Most people overestimate what they can do in a day, and underestimate what they can do in a month. We overestimate what we can do in a year, and underestimate what we can accomplish in a decade.Matthew Kelly, “The Long Run”
I often think about this quote – as it pertains to health and fitness, but also life in general. I feel like it applies especially to women…actually, I know it does. It’s called the confidence gap. Women have the tendency to underestimate their abilities, while males tend to overestimate, even as performance does not differ between the two.*
But what does this have to do with health and fitness?
Lasting lifestyle change should look like a series of small steps forward. But too often, we try to make great, leaping bounds. Those that ultimately result in a stumble, falling “off the wagon”, and going back to the start.
Let’s flip the script.
There is no more wagon. We focus on the small steps and instead of searching for immediate progress, we set process goals to focus on getting better at a task, improving a skill, or making a routine a habit. Along the way each misstep and mistake is simply an opportunity to learn, grow, and do better in the future.
Sounds like a pretty great way to make some progress without getting frustrated and constantly starting over, don’t you think? Yeah, me too 😉
How to start taking small steps
Set a process goal.
Okay, everyone loves the big, outcome, pie-in-the-sky goals. Losing XX pounds, hitting a huge PR (personal record), or training for an ultramarathon sounds like an incredible accomplishment. But seeing these as goals can overlook the multiple small actions that it will take to get there.
How many meals will it take to reach that weight loss goal? How many training sessions will your have to perform during to hit a new PR? How much time will it take to train for the race you want to compete at?
Setting small, process-oriented goals can keep the needle moving forward along the way. These can be nutrition habits, specific training sessions, or lifestyle habits that will help support your training goals. For example, when I’m training for a specific event, I set process goals in many area:
- Drinking enough water per day.
- Completing 5-6 training sessions per week (depending on the program).
- Eating a meal or complete snack pre-workout to fuel training and a smoothie post-training to encourage recovery.
- Make sure I’m sleeping 7-9 hours per night to encourage recovery.
By no means is this a complete list, but the key to process goals is to keep them short and simple. Focus on small, daily or weekly tasks that you hit. This gives you a feeling of accomplishment and breaks down that big goal into manageable steps that we can accomplish.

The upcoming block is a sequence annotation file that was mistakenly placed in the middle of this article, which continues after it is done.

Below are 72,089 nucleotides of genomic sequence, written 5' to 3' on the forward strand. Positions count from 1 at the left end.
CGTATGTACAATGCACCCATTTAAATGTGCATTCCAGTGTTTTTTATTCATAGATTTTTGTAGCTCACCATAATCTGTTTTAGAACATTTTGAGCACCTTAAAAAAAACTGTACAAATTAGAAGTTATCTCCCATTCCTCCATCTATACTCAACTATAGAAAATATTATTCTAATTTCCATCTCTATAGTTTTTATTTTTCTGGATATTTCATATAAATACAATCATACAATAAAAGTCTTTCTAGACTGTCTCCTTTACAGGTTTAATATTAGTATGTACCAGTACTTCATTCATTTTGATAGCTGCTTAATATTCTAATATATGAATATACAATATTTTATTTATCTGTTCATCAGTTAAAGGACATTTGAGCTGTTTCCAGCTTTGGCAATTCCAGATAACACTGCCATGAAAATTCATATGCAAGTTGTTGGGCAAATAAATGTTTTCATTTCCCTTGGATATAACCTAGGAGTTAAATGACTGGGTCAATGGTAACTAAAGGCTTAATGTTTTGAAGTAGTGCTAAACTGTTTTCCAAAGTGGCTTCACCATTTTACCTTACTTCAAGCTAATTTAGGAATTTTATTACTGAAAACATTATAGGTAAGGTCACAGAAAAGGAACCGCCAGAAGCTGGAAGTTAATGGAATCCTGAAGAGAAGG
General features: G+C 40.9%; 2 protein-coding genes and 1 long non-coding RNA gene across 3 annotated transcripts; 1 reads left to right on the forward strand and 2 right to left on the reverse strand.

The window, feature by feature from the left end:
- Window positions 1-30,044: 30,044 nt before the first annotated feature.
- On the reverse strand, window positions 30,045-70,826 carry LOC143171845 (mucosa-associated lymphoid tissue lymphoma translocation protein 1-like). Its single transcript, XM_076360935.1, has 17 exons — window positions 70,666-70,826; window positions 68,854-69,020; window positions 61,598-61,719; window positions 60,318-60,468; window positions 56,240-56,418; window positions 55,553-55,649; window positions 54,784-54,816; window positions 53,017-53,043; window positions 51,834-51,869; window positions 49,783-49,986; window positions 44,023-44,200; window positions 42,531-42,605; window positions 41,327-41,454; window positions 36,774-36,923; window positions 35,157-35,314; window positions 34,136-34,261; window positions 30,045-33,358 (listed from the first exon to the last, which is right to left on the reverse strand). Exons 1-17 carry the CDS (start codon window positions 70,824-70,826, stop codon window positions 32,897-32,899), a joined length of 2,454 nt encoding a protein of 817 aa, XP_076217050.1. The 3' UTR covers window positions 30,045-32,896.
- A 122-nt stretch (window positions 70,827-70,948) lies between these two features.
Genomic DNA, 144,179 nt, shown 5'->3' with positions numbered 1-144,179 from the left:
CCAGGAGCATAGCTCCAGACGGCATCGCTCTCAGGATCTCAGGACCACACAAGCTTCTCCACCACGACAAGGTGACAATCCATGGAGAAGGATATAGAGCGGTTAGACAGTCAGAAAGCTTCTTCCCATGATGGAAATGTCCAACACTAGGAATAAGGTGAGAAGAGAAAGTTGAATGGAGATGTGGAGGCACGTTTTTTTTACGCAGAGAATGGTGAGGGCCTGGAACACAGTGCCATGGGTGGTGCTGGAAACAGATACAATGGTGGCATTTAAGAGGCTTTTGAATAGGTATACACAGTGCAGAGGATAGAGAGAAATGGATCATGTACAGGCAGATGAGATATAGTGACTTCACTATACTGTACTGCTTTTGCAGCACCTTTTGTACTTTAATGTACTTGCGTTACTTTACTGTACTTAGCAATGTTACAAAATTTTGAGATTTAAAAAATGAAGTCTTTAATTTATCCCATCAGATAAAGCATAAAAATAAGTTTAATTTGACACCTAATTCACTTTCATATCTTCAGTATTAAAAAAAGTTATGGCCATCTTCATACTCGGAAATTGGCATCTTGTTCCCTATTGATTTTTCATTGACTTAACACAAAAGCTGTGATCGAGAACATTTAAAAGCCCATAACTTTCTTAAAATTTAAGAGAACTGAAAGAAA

Track your progress.
How do you know where you’re going or how close you are to getting there if you don’t measure progress? Picking 3-4 metrics to track can be helpful in seeing that needle move forward. The specific metric will focus on the goal you’re chasing. Let’s choose a fat loss goal for this example. Some metrics I might track are:
- Body composition – via scale, circumference measurements, or other metric
- Strength (especially if you have a performance-related progress goal)
- Lifestyle habits – sleep, stress, water intake, etc.
Again, not a complete list, but before you go chasing goals, make sure that you know HOW you’re going to track as you get closer to them!
Find a community.
The world of health and fitness can be a CRAZY space. There are constantly changing ideas, methods of training, diets, etc. It can be an absolute mess, to be perfectly honest with you. Finding a community of people – virtual or in-person – can help provide you with others on similar journeys to you.
This community can be KEY. Placing people around you that encourage you, push you to be better, and hold you accountable can be a game-changer in your health and fitness journey.
Press pause, not stop.
Now, I would be lying if I said that by utilizing small steps you’ll never take a wrong one. During times where we may take a wrong step, or even travel down an entirely wrong path, it’s important to press pause – instead of stopping altogether.
Precision Nutrition uses the analogy of turning down your fitness/nutrition/lifestyle dial. When times are tricky, we simply turn the dial down. When it’s a better time to focus on your goals, we turn it up. By simply pausing or slowing down, we can make infinitely more progress than if we constantly stop, go back to the beginning, and begin again. You can read more about the dial approach in the article here. (Full disclosure: They use the word “pause” where I refer to that as stop in my speaking here, which may cause some confusion.)
There you have it: four ways to take smaller steps to create lasting progress in your health and fitness journey, regardless of your goals. These small steps, over time, create the big leaps; don’t underestimate them.
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